In Wells v. Minneapolis Baseball Athletic Assn., 122 Minn. 327 (142 N.W. 706, Ann. Cas. 1914D, 922, 46 L.R.A. (N.S.) 606), plaintiff was injured by a foul ball.Summary of this case from Curtis v. Portland Baseball Club
July 3, 1913.
Appeal from District Court, Hennepin County; W. E. Hale, Judge.
Action by Echo L. Wells against the Minneapolis Baseball Athletic Association. From an order denying a motion in the alternative for judgment or new trial, defendant appeals. Reversed, and new trial granted.
*328 **706 Kerr, Fowler, Ware Furber, of Minneapolis, for appellant.
Charles V. White, of Minneapolis (D. R. Thomas, of Minneapolis, of counsel), for respondent.
Appeal by the defendant from an order denying its motion in the alternative for judgment or a new trial.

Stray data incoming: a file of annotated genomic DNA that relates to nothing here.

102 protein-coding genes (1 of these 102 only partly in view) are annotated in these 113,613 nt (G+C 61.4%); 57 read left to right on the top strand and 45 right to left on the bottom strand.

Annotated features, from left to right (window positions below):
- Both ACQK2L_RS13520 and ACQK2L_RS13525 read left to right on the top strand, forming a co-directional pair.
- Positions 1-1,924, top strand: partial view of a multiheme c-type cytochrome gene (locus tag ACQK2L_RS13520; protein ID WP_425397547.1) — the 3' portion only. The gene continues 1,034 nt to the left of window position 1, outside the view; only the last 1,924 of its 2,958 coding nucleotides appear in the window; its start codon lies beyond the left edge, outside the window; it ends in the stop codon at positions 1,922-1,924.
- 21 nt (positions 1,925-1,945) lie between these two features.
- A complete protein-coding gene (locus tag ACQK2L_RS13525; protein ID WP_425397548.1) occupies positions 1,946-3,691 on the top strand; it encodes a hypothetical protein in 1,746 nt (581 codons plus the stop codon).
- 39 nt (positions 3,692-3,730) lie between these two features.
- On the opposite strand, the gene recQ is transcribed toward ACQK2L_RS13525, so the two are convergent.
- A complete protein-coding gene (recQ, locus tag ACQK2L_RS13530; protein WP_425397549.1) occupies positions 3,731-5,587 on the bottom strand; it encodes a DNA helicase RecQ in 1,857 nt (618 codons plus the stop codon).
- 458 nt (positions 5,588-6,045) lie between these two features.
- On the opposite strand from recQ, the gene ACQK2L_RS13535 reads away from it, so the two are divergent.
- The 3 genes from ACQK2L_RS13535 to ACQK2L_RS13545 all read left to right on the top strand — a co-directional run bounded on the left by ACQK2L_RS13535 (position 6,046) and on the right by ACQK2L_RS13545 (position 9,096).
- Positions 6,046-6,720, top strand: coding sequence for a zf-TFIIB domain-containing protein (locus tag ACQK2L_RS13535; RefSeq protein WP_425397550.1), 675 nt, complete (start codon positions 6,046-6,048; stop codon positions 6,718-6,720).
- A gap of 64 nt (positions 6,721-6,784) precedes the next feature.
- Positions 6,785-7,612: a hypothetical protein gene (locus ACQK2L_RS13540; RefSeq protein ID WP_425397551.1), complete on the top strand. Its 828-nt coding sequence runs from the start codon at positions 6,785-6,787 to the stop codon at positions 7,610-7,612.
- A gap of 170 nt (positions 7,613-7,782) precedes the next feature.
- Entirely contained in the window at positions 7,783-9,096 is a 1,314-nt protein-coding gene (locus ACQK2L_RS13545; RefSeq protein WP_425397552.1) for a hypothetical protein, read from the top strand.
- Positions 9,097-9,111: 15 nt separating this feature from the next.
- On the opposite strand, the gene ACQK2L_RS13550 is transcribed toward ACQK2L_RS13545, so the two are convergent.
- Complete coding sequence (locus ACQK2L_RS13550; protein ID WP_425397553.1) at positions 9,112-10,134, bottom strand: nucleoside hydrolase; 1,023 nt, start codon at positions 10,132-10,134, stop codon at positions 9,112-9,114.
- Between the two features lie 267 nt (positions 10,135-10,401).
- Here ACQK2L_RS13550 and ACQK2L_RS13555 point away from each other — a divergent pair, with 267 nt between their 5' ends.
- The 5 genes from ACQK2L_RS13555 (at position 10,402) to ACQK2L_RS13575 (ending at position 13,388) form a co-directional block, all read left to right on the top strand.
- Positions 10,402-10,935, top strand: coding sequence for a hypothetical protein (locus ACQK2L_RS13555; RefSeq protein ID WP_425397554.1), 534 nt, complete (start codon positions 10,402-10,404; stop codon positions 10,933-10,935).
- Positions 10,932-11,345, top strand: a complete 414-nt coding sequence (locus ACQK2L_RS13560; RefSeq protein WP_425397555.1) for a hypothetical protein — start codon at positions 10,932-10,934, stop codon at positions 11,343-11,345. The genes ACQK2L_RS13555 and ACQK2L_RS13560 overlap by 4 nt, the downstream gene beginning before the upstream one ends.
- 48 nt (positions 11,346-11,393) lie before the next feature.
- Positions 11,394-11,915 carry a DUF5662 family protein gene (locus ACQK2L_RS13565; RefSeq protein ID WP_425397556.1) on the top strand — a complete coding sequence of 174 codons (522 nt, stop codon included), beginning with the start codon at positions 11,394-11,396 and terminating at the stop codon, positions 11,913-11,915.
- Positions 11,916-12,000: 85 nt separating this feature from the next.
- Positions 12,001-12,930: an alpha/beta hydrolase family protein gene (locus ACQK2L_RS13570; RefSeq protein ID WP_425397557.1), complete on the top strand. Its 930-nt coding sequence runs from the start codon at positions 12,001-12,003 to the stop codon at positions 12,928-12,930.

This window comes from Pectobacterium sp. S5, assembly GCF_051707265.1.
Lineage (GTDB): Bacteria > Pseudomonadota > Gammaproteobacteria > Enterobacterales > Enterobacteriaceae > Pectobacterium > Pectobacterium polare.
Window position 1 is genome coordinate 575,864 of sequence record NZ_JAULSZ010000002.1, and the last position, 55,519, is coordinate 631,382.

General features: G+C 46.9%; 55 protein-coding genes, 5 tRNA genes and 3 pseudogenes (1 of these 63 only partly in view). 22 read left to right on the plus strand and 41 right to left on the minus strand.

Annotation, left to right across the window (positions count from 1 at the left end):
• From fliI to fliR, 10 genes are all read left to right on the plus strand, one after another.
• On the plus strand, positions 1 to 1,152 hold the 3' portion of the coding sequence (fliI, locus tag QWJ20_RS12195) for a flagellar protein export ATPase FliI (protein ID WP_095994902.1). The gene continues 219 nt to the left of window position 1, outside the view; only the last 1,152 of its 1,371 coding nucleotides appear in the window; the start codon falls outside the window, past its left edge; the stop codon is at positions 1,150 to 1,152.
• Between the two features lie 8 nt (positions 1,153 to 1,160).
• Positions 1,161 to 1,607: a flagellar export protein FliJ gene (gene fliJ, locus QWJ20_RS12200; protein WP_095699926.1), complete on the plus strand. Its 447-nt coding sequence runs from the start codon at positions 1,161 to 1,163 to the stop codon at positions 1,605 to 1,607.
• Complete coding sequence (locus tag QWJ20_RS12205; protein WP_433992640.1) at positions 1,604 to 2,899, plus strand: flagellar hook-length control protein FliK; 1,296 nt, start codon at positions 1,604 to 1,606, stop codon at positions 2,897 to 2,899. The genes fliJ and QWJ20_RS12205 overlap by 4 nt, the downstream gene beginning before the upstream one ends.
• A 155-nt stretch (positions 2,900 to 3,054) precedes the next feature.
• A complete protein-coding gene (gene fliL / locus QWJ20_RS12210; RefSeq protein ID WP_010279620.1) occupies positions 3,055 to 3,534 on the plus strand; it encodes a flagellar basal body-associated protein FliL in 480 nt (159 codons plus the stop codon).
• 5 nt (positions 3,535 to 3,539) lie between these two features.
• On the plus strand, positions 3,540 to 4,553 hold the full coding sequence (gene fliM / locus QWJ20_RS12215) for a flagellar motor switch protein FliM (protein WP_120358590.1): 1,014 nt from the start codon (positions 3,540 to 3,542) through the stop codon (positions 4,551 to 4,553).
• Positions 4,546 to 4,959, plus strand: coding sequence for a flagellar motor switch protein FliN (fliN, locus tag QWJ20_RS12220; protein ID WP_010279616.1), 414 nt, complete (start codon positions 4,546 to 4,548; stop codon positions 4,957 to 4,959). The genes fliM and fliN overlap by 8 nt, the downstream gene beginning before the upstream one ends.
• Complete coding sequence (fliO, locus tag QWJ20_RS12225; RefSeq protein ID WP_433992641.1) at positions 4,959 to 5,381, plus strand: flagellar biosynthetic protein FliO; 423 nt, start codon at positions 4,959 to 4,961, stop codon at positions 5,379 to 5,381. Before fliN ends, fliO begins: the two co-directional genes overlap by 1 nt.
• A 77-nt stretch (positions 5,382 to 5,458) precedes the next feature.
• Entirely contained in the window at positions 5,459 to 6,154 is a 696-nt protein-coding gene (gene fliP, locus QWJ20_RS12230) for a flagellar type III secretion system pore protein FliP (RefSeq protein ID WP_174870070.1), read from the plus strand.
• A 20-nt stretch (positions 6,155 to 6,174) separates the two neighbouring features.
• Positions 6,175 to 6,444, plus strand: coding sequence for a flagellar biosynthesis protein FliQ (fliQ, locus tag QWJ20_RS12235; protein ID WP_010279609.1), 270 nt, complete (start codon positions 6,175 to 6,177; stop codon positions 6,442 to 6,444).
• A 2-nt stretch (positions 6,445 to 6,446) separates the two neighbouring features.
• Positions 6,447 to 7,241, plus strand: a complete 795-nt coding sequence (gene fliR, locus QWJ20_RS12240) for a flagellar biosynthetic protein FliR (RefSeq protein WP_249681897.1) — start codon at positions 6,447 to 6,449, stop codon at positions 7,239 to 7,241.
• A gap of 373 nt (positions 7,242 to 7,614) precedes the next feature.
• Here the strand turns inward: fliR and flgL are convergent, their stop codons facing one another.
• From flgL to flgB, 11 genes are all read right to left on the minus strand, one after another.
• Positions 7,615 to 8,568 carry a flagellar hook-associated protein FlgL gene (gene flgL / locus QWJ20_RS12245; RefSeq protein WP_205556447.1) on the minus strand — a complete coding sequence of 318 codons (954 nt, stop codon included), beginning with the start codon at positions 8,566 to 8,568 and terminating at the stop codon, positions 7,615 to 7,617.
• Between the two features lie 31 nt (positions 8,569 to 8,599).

The defendant maintains grounds in the city of Minneapolis to which the public is invited to witness games of baseball. An admission fee is ordinarily charged, but upon certain days ladies are admitted free. The ball grounds are on the block bounded by Blaisdell avenue on the west and Thirty-First street on the south. The old grand stand, in which plaintiff was injured, was built in the corner formed by the intersection of the streets mentioned. It was so constructed and arranged that the front seats-that is, those nearest the players-and the parapet in front were at least six feet from the ground, then passing up towards the rear each row of seats was raised several inches above the row next in front of it. The home plate was on the line bisecting the angle formed by the streets mentioned. About 65 feet back of the home plate was the front row of a section of seats; each row, in this section, being about 25 feet long, and perhaps increasing in length toward the rear. This section, together with the rows on either side thereof running parallel to Thirty-First street and Blaisdell avenue, respectively, formed three *329 sides of an octagon. The **707 length, however, of the rows on Thirty-First street was about 90 feet and on Blaisdell avenue nearly the same. These rows were broken by aisles running from front to rear. The grand stand was covered by a roof sloping slightly to the rear. The front, of course, was open; the space from the top of the parapet in front of the front seats to the roof being about 15 feet. Posts 8 inches square supported the roof in front. These were placed along the parapet referred to and about 20 feet apart, except the two behind the home plate, which were 25 feet apart, one at each end of the center section of seats above spoken of. Foul balls and foul tips frequently pass from the home plate, where the batter stands, toward the grand stand. Naturally that part of the grand stand back of the home plate is the most exposed to danger from such balls and tips, and to protect the spectators the defendant had a wire or steel screen (through which the ball could not pass), which completely covered the opening from the roof down, and extended between the two center posts mentioned, and thence to the next adjoining post on either side, so that in all about 65 feet of the center of the grand stand was protected by screen.